Global floods cost $96 billion in GDP annually

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The United Nations Environment (UN Environment) and its partners, World Resources Institute, say global floods disrupt as much as US$96 billion in gross domestic product (GDP) each year.

It also says that with drought alone costs the agriculture industry alone US$6-8 billion annually.

To deal with flood and drought effectively, the UN Environment insists countries must be able to predict these risks – and to be adequately prepared for water shortages or surfeits as they occur.

“Building resilience and adapting to future challenges is essential to reducing both the human and the economic cost of climate change,” says  Yegor Volovik of the UN Environment.

“This is especially important in transboundary settings, where water resources are shared between two or more countries. With access to the right data and information, governments and water authorities can plan together to overcome these challenges despite political and economic competition.”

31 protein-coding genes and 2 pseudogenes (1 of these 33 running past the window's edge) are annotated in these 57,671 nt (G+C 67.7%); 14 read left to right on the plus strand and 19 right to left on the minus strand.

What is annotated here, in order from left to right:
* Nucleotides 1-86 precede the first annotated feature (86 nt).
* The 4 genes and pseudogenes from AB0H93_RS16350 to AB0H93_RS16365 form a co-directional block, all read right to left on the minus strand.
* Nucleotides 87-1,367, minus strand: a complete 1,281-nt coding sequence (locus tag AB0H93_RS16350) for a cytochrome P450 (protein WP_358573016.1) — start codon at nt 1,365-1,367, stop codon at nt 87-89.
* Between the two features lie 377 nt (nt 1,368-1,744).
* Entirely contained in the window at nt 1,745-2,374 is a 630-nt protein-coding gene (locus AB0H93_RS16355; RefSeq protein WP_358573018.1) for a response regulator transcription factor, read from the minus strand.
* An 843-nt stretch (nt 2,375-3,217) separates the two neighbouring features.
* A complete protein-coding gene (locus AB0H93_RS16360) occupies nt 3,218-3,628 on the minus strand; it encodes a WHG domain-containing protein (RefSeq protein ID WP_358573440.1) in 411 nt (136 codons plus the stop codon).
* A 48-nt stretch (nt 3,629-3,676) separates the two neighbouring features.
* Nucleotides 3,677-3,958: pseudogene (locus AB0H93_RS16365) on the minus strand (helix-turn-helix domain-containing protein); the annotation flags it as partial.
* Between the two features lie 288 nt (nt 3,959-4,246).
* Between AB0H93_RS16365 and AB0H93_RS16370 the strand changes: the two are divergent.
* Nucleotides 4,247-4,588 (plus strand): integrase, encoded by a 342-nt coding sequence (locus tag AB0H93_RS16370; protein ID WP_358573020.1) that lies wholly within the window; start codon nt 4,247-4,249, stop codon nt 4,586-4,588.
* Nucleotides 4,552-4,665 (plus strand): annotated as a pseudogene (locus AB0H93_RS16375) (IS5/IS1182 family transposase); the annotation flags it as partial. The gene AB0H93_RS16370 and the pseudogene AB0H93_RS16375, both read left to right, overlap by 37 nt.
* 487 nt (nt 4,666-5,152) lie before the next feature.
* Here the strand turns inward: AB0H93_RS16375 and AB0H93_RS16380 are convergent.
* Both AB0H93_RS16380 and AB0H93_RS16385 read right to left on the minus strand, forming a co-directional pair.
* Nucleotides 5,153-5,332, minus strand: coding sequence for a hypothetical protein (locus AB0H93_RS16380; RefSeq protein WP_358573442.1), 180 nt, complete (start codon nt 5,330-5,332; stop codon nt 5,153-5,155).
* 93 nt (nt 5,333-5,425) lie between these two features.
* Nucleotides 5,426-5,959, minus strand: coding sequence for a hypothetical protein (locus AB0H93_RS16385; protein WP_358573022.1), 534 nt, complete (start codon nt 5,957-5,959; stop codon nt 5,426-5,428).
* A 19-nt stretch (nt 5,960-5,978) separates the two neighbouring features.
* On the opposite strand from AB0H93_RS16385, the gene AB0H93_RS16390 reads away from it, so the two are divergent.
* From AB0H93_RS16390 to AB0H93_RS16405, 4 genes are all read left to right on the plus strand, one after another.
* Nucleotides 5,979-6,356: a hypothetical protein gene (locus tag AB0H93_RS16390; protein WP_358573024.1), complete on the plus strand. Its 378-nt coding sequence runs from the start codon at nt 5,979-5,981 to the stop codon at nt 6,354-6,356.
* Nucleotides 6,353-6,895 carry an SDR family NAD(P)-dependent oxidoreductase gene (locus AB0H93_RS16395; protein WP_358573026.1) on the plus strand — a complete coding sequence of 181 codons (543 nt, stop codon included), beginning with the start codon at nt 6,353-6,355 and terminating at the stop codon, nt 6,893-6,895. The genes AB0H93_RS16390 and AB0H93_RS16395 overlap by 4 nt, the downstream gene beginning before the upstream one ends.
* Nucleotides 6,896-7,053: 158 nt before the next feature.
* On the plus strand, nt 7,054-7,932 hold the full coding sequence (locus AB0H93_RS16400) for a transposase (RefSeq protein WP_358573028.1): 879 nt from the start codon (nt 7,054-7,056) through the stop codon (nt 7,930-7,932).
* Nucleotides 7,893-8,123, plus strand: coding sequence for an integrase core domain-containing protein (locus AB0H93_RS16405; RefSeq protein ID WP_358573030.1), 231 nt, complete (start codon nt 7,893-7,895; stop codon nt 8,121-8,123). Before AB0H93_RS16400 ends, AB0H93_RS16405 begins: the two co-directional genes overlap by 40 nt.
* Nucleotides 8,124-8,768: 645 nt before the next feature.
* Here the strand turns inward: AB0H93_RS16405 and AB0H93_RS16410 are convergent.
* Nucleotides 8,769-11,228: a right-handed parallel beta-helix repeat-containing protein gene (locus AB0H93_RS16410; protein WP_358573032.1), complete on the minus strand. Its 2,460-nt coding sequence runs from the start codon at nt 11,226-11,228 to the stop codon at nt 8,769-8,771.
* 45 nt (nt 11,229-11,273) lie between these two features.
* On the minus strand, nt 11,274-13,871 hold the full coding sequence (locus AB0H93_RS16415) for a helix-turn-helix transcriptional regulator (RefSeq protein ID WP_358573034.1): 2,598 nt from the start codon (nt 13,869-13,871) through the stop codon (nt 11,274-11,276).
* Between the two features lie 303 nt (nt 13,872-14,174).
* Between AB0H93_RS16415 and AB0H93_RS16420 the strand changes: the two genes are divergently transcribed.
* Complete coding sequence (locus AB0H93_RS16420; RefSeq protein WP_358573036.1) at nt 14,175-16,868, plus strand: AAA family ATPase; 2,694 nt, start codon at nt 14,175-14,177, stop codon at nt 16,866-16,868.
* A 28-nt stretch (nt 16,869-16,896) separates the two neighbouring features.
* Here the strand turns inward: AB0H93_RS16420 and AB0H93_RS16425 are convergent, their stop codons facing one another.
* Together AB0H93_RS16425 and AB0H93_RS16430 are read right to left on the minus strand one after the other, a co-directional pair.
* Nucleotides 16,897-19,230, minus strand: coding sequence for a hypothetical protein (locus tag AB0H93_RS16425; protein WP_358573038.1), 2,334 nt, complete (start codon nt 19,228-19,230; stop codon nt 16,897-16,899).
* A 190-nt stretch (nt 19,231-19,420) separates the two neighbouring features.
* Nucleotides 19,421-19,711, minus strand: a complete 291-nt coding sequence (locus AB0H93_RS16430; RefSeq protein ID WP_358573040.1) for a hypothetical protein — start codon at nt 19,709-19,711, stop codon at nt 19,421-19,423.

New project

Enabling this planning is a core objective of the Flood and Drought Management Tools project, a four-year, multi-million-dollar, Global Environment Facility-backed initiative to improve the ability of water utilities and catchment authorities to predict and plan for flood and drought impacts.

Led by UN Environment, in partnership with the International Water Association and DHI Water & Environment, the project works with 10 water authorities across six countries and three trans-boundary river basins to pilot a groundbreaking online system that provides near-real-time access to hydrographic, meteorological and demographic information.

The new Flood and Drought Portal aggregates and translates publicly available data from a range of sources, making it accessible to water authorities in a form they can use to support decisions at a local level.

“There are satellites that countries and regions like the United States and the European Union have put up that are collecting climate data – and that’s freely available for anyone, but not really accessible,” the International Water Association’s Katherine Cross says.

“This system processes that data and puts it into useable formats.”